- IamBeowulf, picking Wrath of Khan as the best Trek movie, on Boards.ie
We discover that the
Ligonians are also descended directly from a 1940s pulp novel set in deepest,
darkest Africa, and that they are amused to discover that the Enterprise's
security chief is a woman. Oh good! We're going to be racist and sexist
in this one!
...when I look back at "Code of Honor" and see that it came between "The Naked Now" and "The Last Outpost," I'm astonished that we weren't canceled by mid-season. In fact, if we hadn't been first-run syndication, and if the core audience of Trekkies hadn't been as patient as the Ligonians — not to mention incredibly forgiving — we almost certainly would have been.
- Will Wheaton, from his TV Squad review of "Code of Honor"
Picard invites Wesley
to sit at ops. Next to Geordi. In the middle of a major crisis... My god,
a lot of the hate mail I used to get suddenly makes a whole lot of sense.
I have never been more grateful that there wasn't liveblogging in 1987
as I am right now.
- Will Wheaton, from his TV Squad review of "Code of Honor"
Q: Why are the Borg
in Star Trek: Voyager so goddamned stupid?
A: Probably because Our Heroes could not have survived five minutes in this show were their adversaries not all useless fools; the Borg are a prime example of a promising enemy forcibly neutered to allow the show to survive.
- Taken from http://www.altstartrek.f2s.com/faq.html
Disturbed by ruthless
terrorist attacks and raging war, the crew of the starship Enterprise,
which has been stealthily orbiting Earth since August, is reportedly torn
over whether to violate Star Fleet's Prime Directive and intervene in Earth
affairs, or gather for drinks in the forward observation lounge and watch
the planet go to hell.
- Enterprise Crew Split Over Prime Directive after 9/11, "SatireWire.com"
Mr. Spock succumbs
to a powerful mating urge and nearly kills Captain Kirk.
- Preview from "TV Guide", for Star Trek episode "Amok Time"
"Another worst job
on Trek has got to be the holodeck cleaner... The worst specific position
in this category is Quark's holosuite cleaner. We all know why... Another
worst job on Trek is the brig keeper. Nothing ever happens unless Ensign
Kim has been hitting the sauce or there's some hostile alien someone has
momentarily captured. When that alien breaks out, of course, you're the
first and least-mourned casualty. I'm afraid I only have one best job on
Trek because it blows all the others away: holodeck programmer. I mean,
think about it. It would be like being a god, or at least a Q."
- from "The Best and Worst Trek Jobs" on About.Com
GUNDAN Movie: Any movie
that Goes Nowhere and Does Nothing. Named in honor of the many pipes and
conduits in starships on "Star Trek," which have official-looking technical
labels reading "GNDN." This is an in-joke; when the set designer was asked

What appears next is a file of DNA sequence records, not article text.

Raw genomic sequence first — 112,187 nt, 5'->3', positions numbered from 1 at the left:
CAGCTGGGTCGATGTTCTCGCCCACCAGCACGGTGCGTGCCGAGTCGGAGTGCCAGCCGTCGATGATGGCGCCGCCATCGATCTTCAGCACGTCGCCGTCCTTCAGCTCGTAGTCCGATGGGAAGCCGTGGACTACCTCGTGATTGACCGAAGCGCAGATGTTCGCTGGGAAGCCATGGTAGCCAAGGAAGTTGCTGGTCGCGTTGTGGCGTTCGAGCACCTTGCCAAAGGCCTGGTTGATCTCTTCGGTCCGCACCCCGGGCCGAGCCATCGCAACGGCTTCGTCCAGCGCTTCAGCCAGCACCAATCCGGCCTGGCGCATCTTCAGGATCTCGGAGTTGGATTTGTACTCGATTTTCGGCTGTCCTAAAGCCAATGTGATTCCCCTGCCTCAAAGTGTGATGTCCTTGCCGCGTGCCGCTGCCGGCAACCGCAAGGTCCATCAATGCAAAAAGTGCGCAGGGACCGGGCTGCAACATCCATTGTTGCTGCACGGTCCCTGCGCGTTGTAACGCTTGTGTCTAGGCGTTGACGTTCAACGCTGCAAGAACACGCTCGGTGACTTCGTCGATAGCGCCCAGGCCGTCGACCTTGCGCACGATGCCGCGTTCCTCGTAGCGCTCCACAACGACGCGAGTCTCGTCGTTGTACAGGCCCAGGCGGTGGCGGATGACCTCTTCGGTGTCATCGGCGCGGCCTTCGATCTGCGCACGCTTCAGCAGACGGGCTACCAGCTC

where those conduits were supposed to lead and what their functions were,
he responded that they Go Nowhere and Do Nothing.
- Submitted by Andy Ihnatko to RogerEbert.Com
frontier. Only way out on the edge of it. These are the voyages of the
Space Station Backspace 9, which, when operating within safety parameters,
shouldn't go too fast. It's continuing mission: To be able to make a decent
cup of coffee without a systems failure; to wait for New Life(TM) and New
Civilizations(TM) to come by and try to stake claim to the quadrant; to
boldly stay... right here."
- Tim Lynch, introduction to a parody of DS9
"WHAT is your name?"
"Captain Jean-Luc Picard."
"WHAT is your quest?"
"I seek the Holy Grail."
"WHAT is the average velocity of a Bird of Prey?"
"Romulan or Klingon?"
"I... I don't know AAAAAHHHHH!"
- Parody combining "Star Trek" & "Monty Python and the Holy Grail"
"I'm not a Starfleet
commander, or T.J. Hooker. I don't live on Starship NCC-170... (some audience
members say "1"), or own a phaser. I don't know anybody named Bones, Sulu,
or Spock (picture of Dr. Benjamin Spock is shown on screen behind him).
And no, I've never had green alien sex, but I'm sure it'd be quite an evening.
(Pomp and Circumstance begins playing.) I speak English and French, not
Klingon! I drink Labatt's, not Romulan ale! And when someone says to me
'live long and prosper', I seriously mean it when I say, 'get a life'.
My doctor's name is not McCoy, it's Ginsberg (nude picture of Dr. Ginsberg
shown on screen). And tribbles were puppets, not real animals. PUPPETS!
And when I speak, I never, ever talk like Every. Word. Is. Its. Own. Sentence.
I live in California, but I was raised in Montreal. And I believe in priceline.com,
where you never have to pay full price for airline tickets, hotels, and
car rentals! I've appeared onstage at Stratford, at Carnegie Hall, Albert
Hall, and the Monkland Theatre in NDG. And, yes, I've gone where no man
has gone before, but... I was in Mexico and her father gave me permission!
My name is William Shatner, and I am Canadian!"
- William Shatner, parodying the popular Molson Canadian Commercial "I Am Canadian"
Meanwhile, every time
Americans get a gander at these lunatics ranting about the "Great Satan"
and the "Zionist entity," we can't believe we're at war with such a comical
enemy. No wonder they dream of an afterlife with 72 hot teenage girls.
These guys are klutzes. Nerds. Dweebs. In the Las Vegas of life they're
at the convention center with the other "Star Trek" fans. Even in Pakistan,
Siddique says he is "constantly laughed at & ridiculed." Ahmed can't
get a date, and now the rest of us have to suffer.
- Ann Coulter, on Islamic suicide bombers
"I felt like the way
the show explored the nature of the android, really said a lot about what
it means to be human."